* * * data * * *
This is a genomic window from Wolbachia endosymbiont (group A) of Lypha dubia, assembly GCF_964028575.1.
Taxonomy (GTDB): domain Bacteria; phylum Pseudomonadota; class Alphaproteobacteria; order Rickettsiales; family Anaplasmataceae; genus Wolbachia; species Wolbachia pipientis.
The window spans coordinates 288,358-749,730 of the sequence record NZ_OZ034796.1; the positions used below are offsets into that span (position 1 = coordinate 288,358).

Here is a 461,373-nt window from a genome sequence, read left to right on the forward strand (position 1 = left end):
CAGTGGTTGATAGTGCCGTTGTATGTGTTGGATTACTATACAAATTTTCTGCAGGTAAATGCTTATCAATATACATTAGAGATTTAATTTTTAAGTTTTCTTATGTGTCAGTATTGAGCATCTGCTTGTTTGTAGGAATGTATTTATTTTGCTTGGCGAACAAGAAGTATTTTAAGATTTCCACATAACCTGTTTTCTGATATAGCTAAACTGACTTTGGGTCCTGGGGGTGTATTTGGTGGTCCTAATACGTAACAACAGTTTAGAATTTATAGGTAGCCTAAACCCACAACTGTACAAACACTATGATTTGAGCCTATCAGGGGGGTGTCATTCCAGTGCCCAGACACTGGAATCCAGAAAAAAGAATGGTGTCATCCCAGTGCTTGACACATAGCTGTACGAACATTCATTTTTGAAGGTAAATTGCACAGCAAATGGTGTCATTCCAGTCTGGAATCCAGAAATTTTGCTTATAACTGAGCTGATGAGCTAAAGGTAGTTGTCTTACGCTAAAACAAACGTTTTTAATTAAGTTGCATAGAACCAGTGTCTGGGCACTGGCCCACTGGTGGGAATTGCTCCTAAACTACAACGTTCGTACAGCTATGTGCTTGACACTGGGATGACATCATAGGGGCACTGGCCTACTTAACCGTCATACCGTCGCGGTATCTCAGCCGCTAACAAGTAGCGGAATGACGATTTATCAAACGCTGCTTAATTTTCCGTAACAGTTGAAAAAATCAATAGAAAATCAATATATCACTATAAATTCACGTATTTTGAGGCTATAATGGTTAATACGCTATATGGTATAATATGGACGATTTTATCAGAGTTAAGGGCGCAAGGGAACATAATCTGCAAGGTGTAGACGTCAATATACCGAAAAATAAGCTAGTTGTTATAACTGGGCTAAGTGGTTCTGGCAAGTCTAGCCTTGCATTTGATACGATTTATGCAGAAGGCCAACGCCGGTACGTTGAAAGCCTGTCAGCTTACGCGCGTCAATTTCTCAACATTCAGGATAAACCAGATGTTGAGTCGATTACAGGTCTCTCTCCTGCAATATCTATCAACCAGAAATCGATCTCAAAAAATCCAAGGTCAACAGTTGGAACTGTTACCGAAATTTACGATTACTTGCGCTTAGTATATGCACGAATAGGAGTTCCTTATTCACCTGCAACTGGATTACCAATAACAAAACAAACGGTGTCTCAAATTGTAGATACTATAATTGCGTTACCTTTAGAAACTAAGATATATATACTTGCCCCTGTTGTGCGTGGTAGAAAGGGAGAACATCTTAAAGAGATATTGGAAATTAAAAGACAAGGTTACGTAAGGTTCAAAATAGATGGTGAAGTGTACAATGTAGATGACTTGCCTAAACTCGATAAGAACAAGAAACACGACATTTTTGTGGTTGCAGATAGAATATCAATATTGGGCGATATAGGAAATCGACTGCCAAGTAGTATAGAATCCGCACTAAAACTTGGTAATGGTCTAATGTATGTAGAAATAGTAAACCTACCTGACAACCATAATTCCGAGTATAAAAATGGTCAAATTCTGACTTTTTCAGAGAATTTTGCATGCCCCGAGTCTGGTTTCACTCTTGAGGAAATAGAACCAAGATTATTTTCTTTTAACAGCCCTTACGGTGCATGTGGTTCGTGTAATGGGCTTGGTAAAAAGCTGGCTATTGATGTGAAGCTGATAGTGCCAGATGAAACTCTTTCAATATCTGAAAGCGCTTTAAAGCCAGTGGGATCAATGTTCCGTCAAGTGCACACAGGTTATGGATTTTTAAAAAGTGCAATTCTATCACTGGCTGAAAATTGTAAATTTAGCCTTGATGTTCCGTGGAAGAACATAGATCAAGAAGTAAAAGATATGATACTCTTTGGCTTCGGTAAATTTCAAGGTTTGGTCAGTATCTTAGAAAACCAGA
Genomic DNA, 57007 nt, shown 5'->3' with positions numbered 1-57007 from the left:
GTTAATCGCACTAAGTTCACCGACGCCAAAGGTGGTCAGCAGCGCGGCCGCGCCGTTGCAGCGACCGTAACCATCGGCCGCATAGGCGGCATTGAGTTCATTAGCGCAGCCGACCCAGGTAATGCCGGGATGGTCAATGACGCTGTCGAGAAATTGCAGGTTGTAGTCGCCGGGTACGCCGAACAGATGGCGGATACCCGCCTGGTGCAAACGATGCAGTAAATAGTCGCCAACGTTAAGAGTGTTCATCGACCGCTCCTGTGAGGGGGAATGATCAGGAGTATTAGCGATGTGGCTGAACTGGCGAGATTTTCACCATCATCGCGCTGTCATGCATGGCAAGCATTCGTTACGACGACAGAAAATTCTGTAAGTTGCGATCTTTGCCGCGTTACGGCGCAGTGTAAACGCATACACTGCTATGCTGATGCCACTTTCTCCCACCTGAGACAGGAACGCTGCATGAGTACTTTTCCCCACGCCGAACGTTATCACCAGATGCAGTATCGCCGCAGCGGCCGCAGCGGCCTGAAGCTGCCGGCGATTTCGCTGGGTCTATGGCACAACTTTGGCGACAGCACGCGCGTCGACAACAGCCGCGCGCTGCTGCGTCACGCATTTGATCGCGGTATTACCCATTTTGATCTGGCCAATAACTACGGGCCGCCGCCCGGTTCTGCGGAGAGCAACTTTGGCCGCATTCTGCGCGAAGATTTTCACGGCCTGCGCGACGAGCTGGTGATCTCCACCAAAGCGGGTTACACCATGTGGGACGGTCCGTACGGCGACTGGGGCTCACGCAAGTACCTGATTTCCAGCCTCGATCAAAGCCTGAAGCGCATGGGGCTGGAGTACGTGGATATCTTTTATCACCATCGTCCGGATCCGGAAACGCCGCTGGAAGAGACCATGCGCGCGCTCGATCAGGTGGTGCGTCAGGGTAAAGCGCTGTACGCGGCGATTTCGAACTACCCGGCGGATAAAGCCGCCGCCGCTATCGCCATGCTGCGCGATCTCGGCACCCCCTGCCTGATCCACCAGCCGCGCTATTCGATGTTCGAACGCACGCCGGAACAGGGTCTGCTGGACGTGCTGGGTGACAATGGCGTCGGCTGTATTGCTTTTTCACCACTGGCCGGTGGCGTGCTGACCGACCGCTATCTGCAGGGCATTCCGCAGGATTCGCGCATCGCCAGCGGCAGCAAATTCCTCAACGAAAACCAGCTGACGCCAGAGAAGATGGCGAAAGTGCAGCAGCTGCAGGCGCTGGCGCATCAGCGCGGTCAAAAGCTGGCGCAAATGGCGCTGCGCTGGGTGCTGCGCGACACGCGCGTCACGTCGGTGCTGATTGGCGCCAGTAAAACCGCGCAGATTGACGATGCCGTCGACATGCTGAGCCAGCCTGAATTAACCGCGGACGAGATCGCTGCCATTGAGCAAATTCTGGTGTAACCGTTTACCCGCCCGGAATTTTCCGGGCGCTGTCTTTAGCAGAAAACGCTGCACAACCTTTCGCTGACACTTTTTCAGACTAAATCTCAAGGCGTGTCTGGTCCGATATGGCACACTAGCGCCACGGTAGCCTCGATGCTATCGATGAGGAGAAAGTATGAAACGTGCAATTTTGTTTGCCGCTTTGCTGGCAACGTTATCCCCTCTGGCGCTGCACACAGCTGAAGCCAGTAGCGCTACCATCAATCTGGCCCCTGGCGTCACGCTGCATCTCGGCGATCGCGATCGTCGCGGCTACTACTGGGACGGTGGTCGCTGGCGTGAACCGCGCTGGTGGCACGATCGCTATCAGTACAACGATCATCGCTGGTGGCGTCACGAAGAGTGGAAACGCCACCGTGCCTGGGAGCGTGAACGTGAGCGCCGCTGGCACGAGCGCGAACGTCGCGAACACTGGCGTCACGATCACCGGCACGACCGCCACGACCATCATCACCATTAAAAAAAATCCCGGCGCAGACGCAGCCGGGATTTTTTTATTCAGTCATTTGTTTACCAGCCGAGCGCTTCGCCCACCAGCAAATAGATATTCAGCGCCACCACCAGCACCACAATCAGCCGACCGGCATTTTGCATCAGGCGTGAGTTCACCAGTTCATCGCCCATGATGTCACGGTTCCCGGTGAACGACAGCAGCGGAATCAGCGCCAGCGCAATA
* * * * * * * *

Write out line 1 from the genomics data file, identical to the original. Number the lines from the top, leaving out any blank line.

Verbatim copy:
This is a genomic window from Wolbachia endosymbiont (group A) of Lypha dubia, assembly GCF_964028575.1.